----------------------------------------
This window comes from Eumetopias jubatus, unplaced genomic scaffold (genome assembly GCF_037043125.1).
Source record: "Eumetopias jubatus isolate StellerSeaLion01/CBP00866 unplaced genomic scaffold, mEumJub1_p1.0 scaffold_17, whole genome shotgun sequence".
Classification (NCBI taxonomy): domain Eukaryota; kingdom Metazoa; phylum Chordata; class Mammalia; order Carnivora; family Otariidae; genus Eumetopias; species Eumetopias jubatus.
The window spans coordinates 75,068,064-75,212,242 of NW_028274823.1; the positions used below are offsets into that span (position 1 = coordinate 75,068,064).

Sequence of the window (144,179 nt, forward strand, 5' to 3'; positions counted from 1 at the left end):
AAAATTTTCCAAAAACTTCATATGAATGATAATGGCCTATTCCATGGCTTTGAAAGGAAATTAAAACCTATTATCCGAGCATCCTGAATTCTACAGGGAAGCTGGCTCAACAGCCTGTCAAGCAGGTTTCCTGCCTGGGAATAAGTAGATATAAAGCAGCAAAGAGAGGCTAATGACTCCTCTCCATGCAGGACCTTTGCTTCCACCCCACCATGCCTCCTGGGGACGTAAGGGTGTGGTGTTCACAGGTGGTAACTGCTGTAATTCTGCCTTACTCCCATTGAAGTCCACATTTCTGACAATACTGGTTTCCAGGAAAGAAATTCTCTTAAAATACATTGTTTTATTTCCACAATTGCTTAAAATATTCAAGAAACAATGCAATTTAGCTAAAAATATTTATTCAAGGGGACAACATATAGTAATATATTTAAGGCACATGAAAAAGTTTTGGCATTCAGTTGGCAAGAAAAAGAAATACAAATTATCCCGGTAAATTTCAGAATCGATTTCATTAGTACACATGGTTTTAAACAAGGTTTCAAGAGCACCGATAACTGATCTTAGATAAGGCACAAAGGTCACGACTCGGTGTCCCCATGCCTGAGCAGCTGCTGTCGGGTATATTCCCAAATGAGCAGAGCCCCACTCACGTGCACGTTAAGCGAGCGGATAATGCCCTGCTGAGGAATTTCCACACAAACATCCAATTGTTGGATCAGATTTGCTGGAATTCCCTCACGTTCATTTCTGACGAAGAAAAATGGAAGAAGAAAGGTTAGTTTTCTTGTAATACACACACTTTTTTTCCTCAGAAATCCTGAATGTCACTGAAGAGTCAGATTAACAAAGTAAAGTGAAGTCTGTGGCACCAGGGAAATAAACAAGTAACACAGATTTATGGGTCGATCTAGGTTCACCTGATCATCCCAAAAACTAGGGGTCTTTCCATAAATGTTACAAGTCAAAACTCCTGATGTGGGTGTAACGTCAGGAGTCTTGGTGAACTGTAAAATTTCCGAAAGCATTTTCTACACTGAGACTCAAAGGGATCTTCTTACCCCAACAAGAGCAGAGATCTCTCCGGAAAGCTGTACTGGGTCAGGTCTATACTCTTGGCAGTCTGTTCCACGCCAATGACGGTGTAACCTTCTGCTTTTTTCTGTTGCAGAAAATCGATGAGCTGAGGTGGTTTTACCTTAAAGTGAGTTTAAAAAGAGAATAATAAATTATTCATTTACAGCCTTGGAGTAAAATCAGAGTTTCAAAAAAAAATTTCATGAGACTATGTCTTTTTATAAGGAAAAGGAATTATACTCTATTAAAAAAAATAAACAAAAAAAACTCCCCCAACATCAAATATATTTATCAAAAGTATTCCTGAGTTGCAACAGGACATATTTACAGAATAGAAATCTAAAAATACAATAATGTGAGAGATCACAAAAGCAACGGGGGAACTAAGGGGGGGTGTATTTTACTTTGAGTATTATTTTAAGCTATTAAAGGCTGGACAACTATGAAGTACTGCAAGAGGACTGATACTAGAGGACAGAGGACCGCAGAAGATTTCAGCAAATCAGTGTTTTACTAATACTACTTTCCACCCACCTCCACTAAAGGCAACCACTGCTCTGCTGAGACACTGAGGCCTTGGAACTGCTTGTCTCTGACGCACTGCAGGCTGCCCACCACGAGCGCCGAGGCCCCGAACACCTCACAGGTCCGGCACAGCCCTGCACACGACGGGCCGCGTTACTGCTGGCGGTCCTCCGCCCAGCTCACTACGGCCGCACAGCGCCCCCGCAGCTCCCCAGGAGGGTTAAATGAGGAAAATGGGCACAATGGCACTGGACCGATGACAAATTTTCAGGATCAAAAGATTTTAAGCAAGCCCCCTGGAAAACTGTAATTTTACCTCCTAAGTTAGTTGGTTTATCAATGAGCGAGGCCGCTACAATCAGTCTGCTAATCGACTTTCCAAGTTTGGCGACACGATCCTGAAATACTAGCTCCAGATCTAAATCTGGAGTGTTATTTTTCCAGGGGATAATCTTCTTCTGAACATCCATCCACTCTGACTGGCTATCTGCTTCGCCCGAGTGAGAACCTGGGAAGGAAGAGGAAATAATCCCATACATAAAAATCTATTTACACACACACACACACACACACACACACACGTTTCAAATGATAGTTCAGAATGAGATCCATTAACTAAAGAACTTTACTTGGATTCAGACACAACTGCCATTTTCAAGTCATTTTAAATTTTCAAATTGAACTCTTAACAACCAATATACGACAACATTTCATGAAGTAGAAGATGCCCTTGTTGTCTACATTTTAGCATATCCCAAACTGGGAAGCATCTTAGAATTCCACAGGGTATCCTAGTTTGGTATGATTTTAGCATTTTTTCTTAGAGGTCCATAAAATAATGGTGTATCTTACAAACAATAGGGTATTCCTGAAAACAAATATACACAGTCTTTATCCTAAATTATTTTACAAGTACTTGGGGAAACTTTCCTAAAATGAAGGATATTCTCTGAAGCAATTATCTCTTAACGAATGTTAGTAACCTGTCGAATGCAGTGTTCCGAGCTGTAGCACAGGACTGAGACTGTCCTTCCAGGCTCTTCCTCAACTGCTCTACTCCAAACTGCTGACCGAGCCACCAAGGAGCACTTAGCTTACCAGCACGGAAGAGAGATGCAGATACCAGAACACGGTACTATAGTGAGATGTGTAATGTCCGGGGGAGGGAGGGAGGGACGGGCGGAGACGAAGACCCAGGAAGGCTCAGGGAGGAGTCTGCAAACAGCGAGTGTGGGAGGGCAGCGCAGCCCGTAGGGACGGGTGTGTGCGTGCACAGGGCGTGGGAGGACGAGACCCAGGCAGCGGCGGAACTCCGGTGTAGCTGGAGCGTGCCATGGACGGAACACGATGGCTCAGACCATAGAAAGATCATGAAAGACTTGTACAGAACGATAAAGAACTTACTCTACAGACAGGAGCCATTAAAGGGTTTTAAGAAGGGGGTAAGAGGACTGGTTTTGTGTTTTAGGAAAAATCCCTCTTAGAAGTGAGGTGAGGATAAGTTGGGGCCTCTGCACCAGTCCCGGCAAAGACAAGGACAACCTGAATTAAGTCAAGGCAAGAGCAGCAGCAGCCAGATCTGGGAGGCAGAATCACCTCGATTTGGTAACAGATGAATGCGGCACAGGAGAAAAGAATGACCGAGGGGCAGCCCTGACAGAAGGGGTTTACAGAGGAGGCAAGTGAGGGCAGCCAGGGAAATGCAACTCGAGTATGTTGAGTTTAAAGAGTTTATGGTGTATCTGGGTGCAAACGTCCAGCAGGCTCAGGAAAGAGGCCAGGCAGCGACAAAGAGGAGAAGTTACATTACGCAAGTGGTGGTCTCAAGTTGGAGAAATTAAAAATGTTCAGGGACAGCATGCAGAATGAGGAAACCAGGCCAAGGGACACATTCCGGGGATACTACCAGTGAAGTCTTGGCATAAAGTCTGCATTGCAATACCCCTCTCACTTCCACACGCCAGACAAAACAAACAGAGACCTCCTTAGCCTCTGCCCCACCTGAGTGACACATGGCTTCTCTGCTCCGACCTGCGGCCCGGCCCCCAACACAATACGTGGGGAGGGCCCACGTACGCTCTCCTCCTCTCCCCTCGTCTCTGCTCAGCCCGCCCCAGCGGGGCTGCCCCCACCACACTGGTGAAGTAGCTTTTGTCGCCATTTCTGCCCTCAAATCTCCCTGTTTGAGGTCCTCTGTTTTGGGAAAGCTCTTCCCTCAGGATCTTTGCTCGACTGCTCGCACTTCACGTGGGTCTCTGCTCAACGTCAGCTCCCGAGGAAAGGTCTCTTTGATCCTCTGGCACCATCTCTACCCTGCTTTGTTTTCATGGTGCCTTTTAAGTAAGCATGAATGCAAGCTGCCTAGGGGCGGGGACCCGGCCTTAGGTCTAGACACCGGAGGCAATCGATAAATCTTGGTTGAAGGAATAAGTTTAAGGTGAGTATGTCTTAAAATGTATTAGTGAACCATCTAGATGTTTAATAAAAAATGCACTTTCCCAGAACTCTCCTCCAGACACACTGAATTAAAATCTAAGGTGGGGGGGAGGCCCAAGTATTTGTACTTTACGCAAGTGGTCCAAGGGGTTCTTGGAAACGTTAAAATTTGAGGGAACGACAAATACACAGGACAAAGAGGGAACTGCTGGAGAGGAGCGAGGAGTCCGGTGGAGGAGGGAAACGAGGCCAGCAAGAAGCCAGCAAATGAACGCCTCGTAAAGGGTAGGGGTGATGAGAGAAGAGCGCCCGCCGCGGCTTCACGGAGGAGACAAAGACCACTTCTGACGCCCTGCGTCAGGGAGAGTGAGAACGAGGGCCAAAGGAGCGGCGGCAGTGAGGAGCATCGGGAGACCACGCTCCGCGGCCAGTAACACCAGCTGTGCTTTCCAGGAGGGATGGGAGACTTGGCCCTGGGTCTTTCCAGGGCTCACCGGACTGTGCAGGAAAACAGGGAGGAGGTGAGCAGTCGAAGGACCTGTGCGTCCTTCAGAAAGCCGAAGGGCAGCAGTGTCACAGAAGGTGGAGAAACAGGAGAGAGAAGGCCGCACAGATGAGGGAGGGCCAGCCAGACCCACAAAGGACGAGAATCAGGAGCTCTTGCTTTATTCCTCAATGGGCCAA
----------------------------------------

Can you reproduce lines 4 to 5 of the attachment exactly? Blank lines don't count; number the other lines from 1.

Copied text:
The window spans coordinates 75,068,064-75,212,242 of NW_028274823.1; the positions used below are offsets into that span (position 1 = coordinate 75,068,064).

Sequence of the window (144,179 nt, forward strand, 5' to 3'; positions counted from 1 at the left end):